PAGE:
And, the bottom 5 percent of schools could still be among those culled for state intervention no matter which measurement is used.

Surveys routinely show that the public both likes and dislikes tests. This summer, Education Next, affiliated with Harvard University, released a national poll showing nearly two thirds in favor of mandatory testing in math and reading. A couple of weeks later, Phi Delta Kappa International, the producer of a decades-old annual poll, reported that less than half of adults say performance on standardized tests, such as the Georgia Milestones, is a highly important indicator of school quality.

Stacey Gyorgyi, a mother in Gwinnett County who helps run a Facebook page called “Opt Out Georgia,” is in the anti-test camp. She said tests distort teaching priorities and are an unreliable measure of learning. She appreciates that Woods de-emphasized them, but feels he didn’t go far enough.

“I want the Milestones gone,” she said. “I think we need accountability. I don’t think that this is it.”

RELATED: Five things to know about Georgia Milestones tests

So far though, no one has come up with a better measure than testing, said Richard O. Welsh, an assistant professor of education at the University of Georgia.

“There are few feasible alternatives to test-based accountability,” said Welsh, who has studied the current and proposed school grading systems in Georgia and other states. He sees Georgia’s proposal as an improvement. Where No Child didn’t account for poverty and other disadvantages and blamed teachers for everything, the state report card adjusted. It gives schools credit if they show its students are learning faster, for instance, by increasing test scores more than similar students at other schools.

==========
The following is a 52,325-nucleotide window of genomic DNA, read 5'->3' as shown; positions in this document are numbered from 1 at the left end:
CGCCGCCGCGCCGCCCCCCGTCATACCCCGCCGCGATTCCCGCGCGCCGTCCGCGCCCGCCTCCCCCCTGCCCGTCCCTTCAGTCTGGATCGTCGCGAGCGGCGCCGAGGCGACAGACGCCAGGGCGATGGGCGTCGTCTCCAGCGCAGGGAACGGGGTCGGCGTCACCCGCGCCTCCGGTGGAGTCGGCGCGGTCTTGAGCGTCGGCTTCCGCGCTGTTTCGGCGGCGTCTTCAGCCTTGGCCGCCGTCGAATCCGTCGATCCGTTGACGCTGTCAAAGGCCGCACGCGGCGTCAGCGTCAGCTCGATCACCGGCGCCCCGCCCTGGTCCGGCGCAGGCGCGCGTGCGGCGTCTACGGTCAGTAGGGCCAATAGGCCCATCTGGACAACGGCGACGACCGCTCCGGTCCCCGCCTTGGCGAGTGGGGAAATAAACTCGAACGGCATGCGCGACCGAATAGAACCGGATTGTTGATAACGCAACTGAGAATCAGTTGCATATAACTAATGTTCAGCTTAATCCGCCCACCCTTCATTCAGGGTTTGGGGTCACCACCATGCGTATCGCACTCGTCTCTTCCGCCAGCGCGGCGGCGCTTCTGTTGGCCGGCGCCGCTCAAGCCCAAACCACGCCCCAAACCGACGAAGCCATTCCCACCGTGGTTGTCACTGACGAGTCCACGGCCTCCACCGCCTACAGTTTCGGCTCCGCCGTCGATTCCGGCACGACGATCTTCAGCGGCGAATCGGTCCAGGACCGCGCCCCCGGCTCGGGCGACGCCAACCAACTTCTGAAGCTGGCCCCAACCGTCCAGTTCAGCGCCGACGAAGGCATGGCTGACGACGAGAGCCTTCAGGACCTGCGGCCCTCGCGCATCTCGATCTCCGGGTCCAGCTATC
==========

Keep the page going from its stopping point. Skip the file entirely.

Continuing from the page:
The first version of CCRPI was implemented for the 2011-12 school year. Georgia developed it in exchange for a waiver from No Child when the federal law was overdue for changes. Since then, Congress has swung away from tests results. It passed a reform bill, the Every Student Succeeds Act, in late 2015 with rare bipartisan support. It still mandates testing but lets states decide how to use the results.

This next version of Georgia’s report card is as good as or better than what other states are considering, Welsh said, and it can always be adjusted. “I think we continually inch toward a more perfect measure.”

1. Georgia has been using its education report card, the College and Career Ready Performance Index, since the 2011-12 school year.

2. It grades schools on a 100-point scale (with up to ten bonus point possible) using a host of measures, with test performance being most important.

3. The federal Every Student Succeeds Act requires states to overhaul their school accountability systems, and Georgia has reworked this report card, making it simpler with 37 “indicators” measured instead of the current 70.

4. Test results are still important, but they count for less in the overall score, due to new measures that award points for enrolling students in things like Advanced Placement courses or for providing art or music classes.

5. Under the current school report card, test achievement is based on the percentage of students who show “proficiency” by passing the test, but under the proposal schools get more points if students get higher scores, showing “content mastery.”